A: I would say that it is the Kepler discovery that planets are ubiquitous.  (Jason Kalirai) 715 newly verified exoplanets!! (Natalie Batalha) The recent "planet bonanza" from Kepler! (Amber Staughn)

Q: How is Kepler's data relayed to earth? (paulmollomo)

A: Kepler data is transmitted via Ka-band to the DSN using a fixed antenna. (Natalie Batalha)

Q: Are scientists still trying to confirm Gliese 581g? (coolpool79)

A: Yes! GJ 581 is a high priority target for high precision radial velocity measurements with telescopes like Keck. (Natalie Batalha)

Q: Why the unique design of the JWST as opposed to more traditional telescopes? (michaelfrye10)

A: JWST is optimized to find the faint glow of infrared light. The tennis-court sized sunshield blocks the Sun on one side. And, here is a website with a description of the JWST sunshield.  (Jason Kalirai)

Q: How do you calculate the exact orbit the James Webb will end up in, and how difficult will it be to maintain so far out? (laurl0re)

A: Gravity helps us get there. We use general relativity to calculate the orbit. Once there we can stay for >10 years. (Alberto Conti)

Q: What about the James Webb allows us to see so much further into space than before? (laurl0re)

A: First, its huge light collecting area. JWST will be 100x more powerful than Hubble and can see things fainter than Hubble. Second, as the Universe expands, light gets stretched from the visible to IR. JWST is IR optimized, so its more sensitive.(Jason Kalirai)

Q: How far away is the closest Earth's twin to the Earth? (nimetesra)

A: Kepler-62 is about 1200 light-years away. NASA's TESS mission will find earth-size planets that are nearby. Launch in 2017! Go TESS! (Natalie Batalha)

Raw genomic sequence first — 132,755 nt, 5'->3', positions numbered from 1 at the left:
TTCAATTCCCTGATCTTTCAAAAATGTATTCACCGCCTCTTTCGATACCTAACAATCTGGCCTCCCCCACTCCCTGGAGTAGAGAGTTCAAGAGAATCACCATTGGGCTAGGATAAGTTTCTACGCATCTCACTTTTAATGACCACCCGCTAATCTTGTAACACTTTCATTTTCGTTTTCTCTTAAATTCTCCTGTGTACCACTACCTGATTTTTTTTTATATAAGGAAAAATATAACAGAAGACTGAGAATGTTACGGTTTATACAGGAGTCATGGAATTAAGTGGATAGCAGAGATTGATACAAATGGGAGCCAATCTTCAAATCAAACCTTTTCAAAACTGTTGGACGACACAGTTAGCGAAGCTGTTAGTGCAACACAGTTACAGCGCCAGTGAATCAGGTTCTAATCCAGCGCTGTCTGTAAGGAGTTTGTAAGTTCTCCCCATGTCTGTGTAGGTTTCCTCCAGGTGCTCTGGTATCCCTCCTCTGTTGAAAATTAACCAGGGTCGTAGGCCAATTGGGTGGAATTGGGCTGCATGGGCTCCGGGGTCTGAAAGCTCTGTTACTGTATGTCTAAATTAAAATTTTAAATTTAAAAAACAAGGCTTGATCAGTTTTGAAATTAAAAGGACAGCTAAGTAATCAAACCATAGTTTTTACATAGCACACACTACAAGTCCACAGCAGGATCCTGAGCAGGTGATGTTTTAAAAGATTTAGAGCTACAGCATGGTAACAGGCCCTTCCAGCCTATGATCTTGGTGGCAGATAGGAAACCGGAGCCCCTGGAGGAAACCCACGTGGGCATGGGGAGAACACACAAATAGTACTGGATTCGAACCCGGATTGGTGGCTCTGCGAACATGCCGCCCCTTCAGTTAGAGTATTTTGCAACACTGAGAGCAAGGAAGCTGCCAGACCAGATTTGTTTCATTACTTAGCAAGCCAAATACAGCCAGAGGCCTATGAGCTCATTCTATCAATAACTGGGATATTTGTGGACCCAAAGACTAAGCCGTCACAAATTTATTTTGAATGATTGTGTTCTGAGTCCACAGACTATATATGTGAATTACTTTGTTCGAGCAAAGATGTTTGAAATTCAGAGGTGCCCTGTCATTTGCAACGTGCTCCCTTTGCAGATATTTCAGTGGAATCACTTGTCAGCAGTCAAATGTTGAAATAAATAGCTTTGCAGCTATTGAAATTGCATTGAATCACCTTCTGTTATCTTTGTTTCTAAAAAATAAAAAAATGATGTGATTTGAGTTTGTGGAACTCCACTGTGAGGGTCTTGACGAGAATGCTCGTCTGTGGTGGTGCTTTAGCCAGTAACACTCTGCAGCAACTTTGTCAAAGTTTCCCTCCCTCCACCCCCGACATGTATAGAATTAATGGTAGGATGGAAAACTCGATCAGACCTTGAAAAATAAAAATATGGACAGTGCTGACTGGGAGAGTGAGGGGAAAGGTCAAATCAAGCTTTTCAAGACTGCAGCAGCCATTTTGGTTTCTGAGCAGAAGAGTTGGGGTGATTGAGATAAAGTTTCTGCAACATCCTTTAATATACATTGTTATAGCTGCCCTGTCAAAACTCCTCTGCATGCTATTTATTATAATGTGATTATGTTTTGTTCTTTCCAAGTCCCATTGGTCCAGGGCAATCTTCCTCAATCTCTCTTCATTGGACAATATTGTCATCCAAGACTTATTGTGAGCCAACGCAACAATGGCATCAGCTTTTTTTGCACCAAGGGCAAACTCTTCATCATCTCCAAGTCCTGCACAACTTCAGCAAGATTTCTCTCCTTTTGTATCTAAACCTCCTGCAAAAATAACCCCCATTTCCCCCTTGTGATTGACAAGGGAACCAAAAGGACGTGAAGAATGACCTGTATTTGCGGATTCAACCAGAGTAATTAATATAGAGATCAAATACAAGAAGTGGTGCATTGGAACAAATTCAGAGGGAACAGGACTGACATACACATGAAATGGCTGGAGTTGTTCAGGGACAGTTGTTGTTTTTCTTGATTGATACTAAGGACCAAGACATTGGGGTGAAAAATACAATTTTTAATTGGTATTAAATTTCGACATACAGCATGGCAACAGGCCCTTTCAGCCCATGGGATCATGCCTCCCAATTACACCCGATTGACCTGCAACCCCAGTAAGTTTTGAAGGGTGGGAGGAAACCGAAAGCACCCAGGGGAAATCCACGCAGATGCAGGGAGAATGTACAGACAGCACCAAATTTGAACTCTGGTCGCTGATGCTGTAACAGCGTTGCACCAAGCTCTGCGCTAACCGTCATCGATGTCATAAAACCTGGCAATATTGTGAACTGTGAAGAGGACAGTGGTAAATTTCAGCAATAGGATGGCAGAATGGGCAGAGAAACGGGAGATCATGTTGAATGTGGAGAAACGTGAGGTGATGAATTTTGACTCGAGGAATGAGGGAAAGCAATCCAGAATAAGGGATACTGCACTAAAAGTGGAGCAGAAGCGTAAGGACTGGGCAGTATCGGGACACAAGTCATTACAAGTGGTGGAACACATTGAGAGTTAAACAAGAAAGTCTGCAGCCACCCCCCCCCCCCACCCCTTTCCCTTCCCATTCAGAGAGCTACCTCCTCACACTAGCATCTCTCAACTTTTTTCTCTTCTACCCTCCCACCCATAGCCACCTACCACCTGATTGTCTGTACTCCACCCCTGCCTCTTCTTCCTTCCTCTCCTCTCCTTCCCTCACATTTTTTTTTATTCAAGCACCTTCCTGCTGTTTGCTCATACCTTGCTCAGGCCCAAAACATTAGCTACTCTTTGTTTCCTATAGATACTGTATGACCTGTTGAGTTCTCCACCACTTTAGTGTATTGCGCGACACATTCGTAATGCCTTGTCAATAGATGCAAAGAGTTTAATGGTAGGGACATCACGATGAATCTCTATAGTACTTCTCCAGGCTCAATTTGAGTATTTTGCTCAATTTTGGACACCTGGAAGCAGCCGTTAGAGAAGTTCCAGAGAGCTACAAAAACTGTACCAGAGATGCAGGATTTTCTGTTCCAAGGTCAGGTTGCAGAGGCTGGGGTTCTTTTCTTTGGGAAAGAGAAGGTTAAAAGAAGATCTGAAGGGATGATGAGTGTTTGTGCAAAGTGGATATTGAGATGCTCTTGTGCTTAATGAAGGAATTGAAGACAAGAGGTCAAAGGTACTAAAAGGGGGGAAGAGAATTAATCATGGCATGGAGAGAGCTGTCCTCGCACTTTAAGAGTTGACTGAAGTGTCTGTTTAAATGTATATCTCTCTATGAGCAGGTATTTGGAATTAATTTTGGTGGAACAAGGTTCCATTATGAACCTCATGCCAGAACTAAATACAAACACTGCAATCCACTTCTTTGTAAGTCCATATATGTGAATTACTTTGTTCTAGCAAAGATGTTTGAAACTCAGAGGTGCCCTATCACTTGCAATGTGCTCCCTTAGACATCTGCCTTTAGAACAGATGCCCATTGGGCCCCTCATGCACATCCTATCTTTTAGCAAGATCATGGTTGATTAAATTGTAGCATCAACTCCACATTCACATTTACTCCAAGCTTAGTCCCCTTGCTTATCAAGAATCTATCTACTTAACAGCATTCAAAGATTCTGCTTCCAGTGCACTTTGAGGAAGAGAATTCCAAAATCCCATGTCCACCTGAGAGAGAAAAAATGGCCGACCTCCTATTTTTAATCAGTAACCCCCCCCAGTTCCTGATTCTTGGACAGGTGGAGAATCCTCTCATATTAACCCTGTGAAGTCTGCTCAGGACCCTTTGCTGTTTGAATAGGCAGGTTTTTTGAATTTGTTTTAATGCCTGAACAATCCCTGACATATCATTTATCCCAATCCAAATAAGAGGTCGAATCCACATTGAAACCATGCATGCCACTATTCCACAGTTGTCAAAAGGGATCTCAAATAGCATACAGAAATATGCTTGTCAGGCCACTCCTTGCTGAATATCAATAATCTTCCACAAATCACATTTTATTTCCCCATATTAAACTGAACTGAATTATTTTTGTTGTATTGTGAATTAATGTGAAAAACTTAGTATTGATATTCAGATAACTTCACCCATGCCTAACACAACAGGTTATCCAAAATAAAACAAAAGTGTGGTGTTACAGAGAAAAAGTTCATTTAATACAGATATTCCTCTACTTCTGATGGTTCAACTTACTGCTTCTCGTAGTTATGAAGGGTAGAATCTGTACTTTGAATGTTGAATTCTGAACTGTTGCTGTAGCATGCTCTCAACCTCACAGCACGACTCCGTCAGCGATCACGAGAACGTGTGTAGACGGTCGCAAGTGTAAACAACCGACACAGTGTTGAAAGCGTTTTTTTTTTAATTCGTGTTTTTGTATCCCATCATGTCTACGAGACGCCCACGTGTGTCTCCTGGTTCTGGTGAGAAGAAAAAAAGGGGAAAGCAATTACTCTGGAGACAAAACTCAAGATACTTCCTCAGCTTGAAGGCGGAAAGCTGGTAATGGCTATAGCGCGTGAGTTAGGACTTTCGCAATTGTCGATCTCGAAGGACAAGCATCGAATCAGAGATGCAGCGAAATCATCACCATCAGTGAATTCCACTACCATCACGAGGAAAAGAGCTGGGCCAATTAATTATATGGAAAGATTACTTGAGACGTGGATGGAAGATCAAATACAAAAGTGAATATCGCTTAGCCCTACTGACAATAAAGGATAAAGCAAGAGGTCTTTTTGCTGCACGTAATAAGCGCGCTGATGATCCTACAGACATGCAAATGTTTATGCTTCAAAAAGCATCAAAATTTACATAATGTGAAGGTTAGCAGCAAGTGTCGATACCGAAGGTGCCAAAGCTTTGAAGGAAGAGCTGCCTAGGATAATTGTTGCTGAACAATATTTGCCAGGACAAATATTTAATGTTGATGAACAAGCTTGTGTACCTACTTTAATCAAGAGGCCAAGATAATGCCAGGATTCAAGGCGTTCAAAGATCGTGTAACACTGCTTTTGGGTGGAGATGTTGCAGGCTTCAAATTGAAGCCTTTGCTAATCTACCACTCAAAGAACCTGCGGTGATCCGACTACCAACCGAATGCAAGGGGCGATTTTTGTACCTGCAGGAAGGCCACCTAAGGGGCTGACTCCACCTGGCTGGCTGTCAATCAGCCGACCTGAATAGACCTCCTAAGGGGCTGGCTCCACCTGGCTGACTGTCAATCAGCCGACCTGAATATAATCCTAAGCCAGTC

Q: Could JWST find unknown brown or red dwarf stars closer to us- a lightyear or 2 away? With possible planets around those stars? (jellysock)

A: YES, JWST will be very good for finding nearby ultra cool stars, but we would have already seen something 1-2 ly away. (Jason Kalirai)

Q: As the planets are pretty far away, how would we go there and build a settlement? (divine_jit)

A: We don't yet have the technology to get us there, but the first step is to find the habitable planets! (Amber Straughn)

Q: If the JWST could see visible light and is pointed towards Earth, whats the smallest thing it could see on the surface? (jon889)

A: At a distance of 1 million miles, a pixel on JWST subtends about 220 meters. (Jason Kalirai) However, JWST will never point back towards Earth (and the Sun!); will always point to deep space. (Amber Straugn)

Q: So will JWST be able to see through the ice/surface on Europa to see more definitively if there is liquid water there? (muellerspace)

A: Certainly indirect evidence as was done with Hubble. (Natalie Batalha)

Q: Isn't presence of magnetic field critical in search for habitable planets? (hitchens)

A: Magnetic fields are not ciritical for the detection of exoplanets but may be critical for life. My guess is that we'll find evidence of life before making measurements of exoplanet properties like magnetic fields. (Natalie Batalha)

Q: As moons are very common in our solar system (especially around the gas giants), is there any hope to find exomoons someday? (astrochemia)

A: Yes! Teams are actively looking for exomoons in Kepler data. (Natalie Baltalha)

Q: What's the highest priority research for JWST? What is the line like to get telescope time? Full but prioritizing? (ramsayphil)

A: Like Hubble, JWST telescope time will be competed and peer-review selected. Expect ~10% of the best proposals to get time. (Jason Kalirai)

Q: How many planets are in the Alpha Centauri system and Proxima Centauri? (siscorane)

A: Indications of one so far: alpha Cen Bb (Natalie Batalha)

Q: What happened to 22b? (coolpool29)

A: Don't give up on 22b! She's larger which implies she has a H/He envelope of some sort instead of a rocky surface. (Natalie Batalha)